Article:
But for the four New Englanders, their dissent from party orthodoxy was also rooted in part in the history and traditions of Republican politics in their region. It is a region that was once dominant in the party but has been pushed to the edges of influence by the rise of Republicans of a much more conservative bent in the South and West.
Collins, the last to publicly declare her opposition to the two impeachment articles before the final votes, acknowledged that the managers offered compelling and persuasive evidence that Clinton had obstructed justice and tried to influence the testimony of witnesses. But she concluded that his misconduct did not meet the threshold tests justifying removal from office.
"I judged that unless the misconduct threatened the very fabric of our democracy and undermined our institutions that I had to resolve those issues in favor of the president," Collins said.
Garrison Nelson, visiting professor of political science at Brandeis University and senior fellow at the McCormack Institute in Boston, described New England Republicanism as "sort of libertarian" – a philosophy that embraces economic conservatism but social liberalism.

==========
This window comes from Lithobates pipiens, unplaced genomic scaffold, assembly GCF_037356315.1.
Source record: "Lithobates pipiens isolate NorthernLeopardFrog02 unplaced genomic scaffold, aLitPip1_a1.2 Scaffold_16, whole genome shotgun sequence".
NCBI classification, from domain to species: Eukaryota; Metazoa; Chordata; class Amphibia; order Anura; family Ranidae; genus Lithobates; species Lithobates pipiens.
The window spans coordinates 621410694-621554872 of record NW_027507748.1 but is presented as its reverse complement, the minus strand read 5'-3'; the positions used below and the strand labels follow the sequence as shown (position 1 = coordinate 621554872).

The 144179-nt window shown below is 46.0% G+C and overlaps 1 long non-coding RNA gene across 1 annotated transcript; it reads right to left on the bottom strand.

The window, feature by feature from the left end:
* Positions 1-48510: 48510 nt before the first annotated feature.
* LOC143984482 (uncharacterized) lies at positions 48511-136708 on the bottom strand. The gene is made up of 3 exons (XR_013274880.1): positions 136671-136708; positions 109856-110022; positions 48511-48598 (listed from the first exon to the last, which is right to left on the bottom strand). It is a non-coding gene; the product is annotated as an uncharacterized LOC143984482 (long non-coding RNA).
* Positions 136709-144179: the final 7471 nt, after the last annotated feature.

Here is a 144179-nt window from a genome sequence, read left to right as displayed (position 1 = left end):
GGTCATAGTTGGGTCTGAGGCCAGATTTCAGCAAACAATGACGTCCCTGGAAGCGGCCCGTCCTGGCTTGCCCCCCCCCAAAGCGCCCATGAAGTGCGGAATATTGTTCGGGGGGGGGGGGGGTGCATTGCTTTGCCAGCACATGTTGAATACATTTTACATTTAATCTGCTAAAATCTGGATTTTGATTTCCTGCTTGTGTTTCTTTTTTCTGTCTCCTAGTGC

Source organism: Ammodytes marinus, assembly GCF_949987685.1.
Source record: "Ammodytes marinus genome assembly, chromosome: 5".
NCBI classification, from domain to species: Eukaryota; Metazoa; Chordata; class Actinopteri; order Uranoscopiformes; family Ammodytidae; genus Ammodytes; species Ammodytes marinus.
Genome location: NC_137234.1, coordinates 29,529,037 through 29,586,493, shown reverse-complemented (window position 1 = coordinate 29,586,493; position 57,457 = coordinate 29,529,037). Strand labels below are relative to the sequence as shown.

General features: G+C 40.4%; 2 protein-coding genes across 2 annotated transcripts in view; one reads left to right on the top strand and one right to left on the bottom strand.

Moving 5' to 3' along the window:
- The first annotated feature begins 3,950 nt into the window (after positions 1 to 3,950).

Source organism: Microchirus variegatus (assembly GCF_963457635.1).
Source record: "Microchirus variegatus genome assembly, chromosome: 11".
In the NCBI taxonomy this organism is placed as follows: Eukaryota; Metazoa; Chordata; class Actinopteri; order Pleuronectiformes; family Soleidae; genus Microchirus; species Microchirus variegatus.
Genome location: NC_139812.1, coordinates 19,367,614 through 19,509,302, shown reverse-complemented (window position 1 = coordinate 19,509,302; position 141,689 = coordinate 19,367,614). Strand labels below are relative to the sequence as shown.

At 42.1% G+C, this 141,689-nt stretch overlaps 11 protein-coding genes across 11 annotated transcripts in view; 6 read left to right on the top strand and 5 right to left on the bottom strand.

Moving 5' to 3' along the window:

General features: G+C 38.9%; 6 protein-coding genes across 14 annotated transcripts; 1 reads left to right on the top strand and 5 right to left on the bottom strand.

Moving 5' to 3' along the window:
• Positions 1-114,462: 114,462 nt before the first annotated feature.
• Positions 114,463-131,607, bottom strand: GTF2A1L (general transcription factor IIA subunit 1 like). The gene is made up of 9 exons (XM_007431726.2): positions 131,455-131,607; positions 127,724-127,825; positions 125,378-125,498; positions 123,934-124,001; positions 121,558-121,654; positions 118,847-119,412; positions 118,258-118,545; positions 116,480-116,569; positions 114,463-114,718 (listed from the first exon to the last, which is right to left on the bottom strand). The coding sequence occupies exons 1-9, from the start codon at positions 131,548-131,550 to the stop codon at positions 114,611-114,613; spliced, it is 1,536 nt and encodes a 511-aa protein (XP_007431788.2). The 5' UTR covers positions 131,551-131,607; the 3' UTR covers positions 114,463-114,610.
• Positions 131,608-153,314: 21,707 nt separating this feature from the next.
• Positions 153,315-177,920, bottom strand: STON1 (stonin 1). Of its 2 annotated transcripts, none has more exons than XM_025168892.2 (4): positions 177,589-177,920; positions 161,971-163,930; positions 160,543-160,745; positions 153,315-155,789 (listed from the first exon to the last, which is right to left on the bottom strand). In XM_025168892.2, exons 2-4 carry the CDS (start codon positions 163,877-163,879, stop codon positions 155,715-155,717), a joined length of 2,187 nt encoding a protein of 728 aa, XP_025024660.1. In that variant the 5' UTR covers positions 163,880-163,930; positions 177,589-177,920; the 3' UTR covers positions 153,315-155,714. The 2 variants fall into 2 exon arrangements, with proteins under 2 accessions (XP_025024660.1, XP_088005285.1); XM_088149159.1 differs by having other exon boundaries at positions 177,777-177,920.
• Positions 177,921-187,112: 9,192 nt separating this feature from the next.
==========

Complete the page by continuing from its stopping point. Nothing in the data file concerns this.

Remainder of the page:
In the case of Jeffords, the first Republican to bolt, Nelson said Jeffords got "kind of a nudge" when Rep. Bernard Sanders, the Vermont independent, told the Boston Globe earlier in the week, before Jeffords's announcement, that he felt Jeffords "had become much too close to the Republican leadership."
Jeffords is close to Senate Majority Leader Trent Lott (R-Miss.), who has been good to him, but Sanders's message was "let's return to your previous maverick status and get off the Trent Lott bandwagon," Nelson said.
The implication was that Sanders was considering a challenge to Jeffords in 2000 and "a race against Bernie Sanders would be a tough one," Nelson said. Now, he said, he thinks Sanders will be happy to remain in the House. Of Jeffords's anti-removal vote, Nelson said: "In Vermont it plays well. In Vermont, it's a winning issue."
He also said that the White House was "fawning over" Jeffords and had made "a concerted effort to bring Jeffords along."
On Chafee, Nelson noted that he represents a Democratic state where Clinton is very popular. In fact, Nelson said, this is true of all of New England. He said Clinton has been "the most successful Democratic presidential candidate in New England in this century," surpassing even Franklin D. Roosevelt.
Clinton carried Maine, Vermont, Rhode Island, Massachusetts, New Hampshire and Pennsylvania over Republican challenger Robert J. Dole in 1996.
Nelson said none of the New Englanders should suffer from their votes, least of all Snowe, who is "enormously popular." Chafee, 76, is likely to face a primary challenge, largely because of his age, Nelson said.